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Venezuela's Maduro accuses US government of fabricating crisis to start war in South America

Posted at 7:49 PM, Feb 25, 2019

Embattled Venezuelan President Nicolas Maduro accused the U.S. government of trying to fabricate a crisis to start a war in South America in his first interview with an American television network in years.

"Everything that the United States government has done has been doomed to failure," Maduro told ABC News' Tom Llamas in Spanish from the presidential palace in Caracas. "They are trying to fabricate a crisis to justify political escalation and a military intervention in Venezuela to bring a war to South America."

U.S. Vice President Mike Pence traveled to Colombia Monday morning to deliver a message from President Donald Trump to Venezuelan opposition leader Juan Guaido: "We are with you 100 percent." There, he announced that the U.S. will provide an additional $56 million in aid to Venezuelan citizens and that the U.S. Treasury Department would be imposing "stronger sanctions" on the Maduro regime's "corrupt financial networks."

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Maduro said that the meeting in Bogota was "part of that politics to attempt to establish a parallel government in Venezuela." He added that the U.S. "wants Venezuela's oil" and is "willing to go to war for that oil."

"The extremist Ku Klux Klan government that Donald Trump directs wants a war over oil, and more than just oil", he said, describing Venezuela as a "pacifist, humble nation."

Around 50 countries no longer recognize Maduro as Venezuela's president and have announced that they view Guaido as the country's legitimate leader.

When asked if he would allow opposition Venezuela leader Juan Guaido back into the country, Maduro said. "He can leave and come back and will have to see the face of justice because justice had prohibited him from him leaving the country."

"He has to respect the laws," Maduro said.

Last Thursday, Maduro closed Venezuela's border to Brazil ahead of opposition plans to bring in humanitarian aid despite Guadio's objection. At least a dozen people were injured and one woman was killed by authorities during clashes at the Brazilian border over the weekend, The Associated Press reported.

On Tuesday, Venezuelan officials said that the country was banning air and sea trips to and from three Dutch Caribbean Islands, AP reported. The region has been linked to efforts to undermine Maduro by sending aid to Venezuela, according to AP.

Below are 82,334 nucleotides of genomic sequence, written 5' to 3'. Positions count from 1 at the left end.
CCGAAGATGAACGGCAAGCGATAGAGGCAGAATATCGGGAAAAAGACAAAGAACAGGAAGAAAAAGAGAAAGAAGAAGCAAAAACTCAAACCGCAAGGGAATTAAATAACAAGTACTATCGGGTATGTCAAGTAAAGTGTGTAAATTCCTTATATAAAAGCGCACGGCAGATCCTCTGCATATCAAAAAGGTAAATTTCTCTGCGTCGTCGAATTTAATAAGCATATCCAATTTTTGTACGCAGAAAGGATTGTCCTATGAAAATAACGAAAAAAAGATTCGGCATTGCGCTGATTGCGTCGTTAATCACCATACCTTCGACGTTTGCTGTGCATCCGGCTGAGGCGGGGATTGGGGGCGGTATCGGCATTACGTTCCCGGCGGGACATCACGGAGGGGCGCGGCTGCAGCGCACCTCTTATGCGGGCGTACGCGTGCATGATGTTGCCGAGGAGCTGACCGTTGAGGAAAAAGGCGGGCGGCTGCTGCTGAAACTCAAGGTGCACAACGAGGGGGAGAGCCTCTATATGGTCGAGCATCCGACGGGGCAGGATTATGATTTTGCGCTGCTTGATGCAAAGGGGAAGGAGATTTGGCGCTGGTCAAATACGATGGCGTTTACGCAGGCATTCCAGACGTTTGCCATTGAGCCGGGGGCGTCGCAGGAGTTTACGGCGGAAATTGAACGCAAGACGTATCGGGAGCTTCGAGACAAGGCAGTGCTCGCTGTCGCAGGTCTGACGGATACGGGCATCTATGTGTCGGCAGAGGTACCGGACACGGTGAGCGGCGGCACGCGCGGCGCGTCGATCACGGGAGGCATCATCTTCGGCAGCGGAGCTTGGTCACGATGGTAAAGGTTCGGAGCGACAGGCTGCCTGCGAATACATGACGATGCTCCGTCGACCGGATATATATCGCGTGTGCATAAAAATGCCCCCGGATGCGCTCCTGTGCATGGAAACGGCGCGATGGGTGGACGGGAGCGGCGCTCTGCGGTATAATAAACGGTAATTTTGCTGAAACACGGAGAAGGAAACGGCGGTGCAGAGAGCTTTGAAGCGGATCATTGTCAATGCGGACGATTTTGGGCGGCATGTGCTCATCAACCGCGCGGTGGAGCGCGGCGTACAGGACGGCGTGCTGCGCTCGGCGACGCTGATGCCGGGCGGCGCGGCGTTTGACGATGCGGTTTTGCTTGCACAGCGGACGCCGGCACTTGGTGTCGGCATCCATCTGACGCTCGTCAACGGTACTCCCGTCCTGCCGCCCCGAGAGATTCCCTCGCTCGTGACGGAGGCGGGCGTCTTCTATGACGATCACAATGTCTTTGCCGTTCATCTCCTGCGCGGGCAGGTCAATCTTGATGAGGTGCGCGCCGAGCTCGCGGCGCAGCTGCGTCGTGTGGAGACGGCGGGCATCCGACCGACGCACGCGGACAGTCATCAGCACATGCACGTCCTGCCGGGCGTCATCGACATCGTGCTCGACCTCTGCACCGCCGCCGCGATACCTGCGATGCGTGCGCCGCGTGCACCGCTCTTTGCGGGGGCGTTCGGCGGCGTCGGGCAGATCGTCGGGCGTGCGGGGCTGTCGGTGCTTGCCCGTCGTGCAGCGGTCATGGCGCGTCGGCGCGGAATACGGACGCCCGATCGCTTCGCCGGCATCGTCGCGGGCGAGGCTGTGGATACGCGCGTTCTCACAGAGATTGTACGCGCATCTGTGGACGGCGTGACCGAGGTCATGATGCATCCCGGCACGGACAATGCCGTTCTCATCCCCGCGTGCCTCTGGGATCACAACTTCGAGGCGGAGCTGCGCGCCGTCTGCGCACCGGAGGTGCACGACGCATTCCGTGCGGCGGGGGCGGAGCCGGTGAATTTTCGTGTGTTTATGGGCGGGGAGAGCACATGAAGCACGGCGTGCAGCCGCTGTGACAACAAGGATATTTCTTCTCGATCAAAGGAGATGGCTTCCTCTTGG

Maduro blocked a convoy carrying American humanitarian aid that arrived at the Colombia-Venezuela border earlier this month. He has blocked aid from entering the country for years.

Trump, Venezuela's opposition and Guaido have put pressure on Maduro to let the aid in. Venezuela's military has so far largely stood by the embattled president, who refuses to leave power.

Pence met with Guaido as well as Colombian President Ivan Duque Marquez in Bogota Monday before he addressed the Lima Group on the ongoing humanitarian crisis in Venezuela.

"President Duque we are grateful for your stand for freedom," Pence said. "President Guaido, we admire your courage and the courage of the other opposition leaders."

Trump warned Venezuela's military last week that standing by Maduro could make them "lose everything" and in a speech Monday to the country's exiled community in South Florida, called Maduro "a Cuban puppet."

Guadio also spoke from Bogota Thursday, saying the world saw the real Venezuela on Saturday during the violence that occurred as the opposition tried to force humanitarian aid into the country.

"And the world saw within hours on Saturday what Venezuela has lived with for years: the destruction of the production, the burning of food, the burning of medicine that could save lives," Guaido said.

He added: "We must insist with the attention to the humanitarian emergency, to protect our people and of course we are in Bogota today thankful for the invitation that today formally incorporates into the Lima Group."

Maduro said Thursday in televised comments that he was considering closing the Colombia border, saying the stockpiling of aid in Cucuta was a "provocation" and a cheap show by the opposition to undermine his government.

Dueling aid concerts took place over the weekend on either side of the Venezuelan border. Maduro announced that his administration would be hosting its own two-day concert at the Simón Bolívar International Bridge on Friday and Saturday after billionaire Richard Branson, a critic of the Maduro regime, announced that he would be sponsoring a Live Aid-style benefit concert in Cucuta.

ABC News' Esther Castillejo, Conor Finnegan, Ben Gittleson, Rashid Haddou, Meredith McGraw, Davi Merchan, Kirit Radia and Bruno Roeber contributed to this report.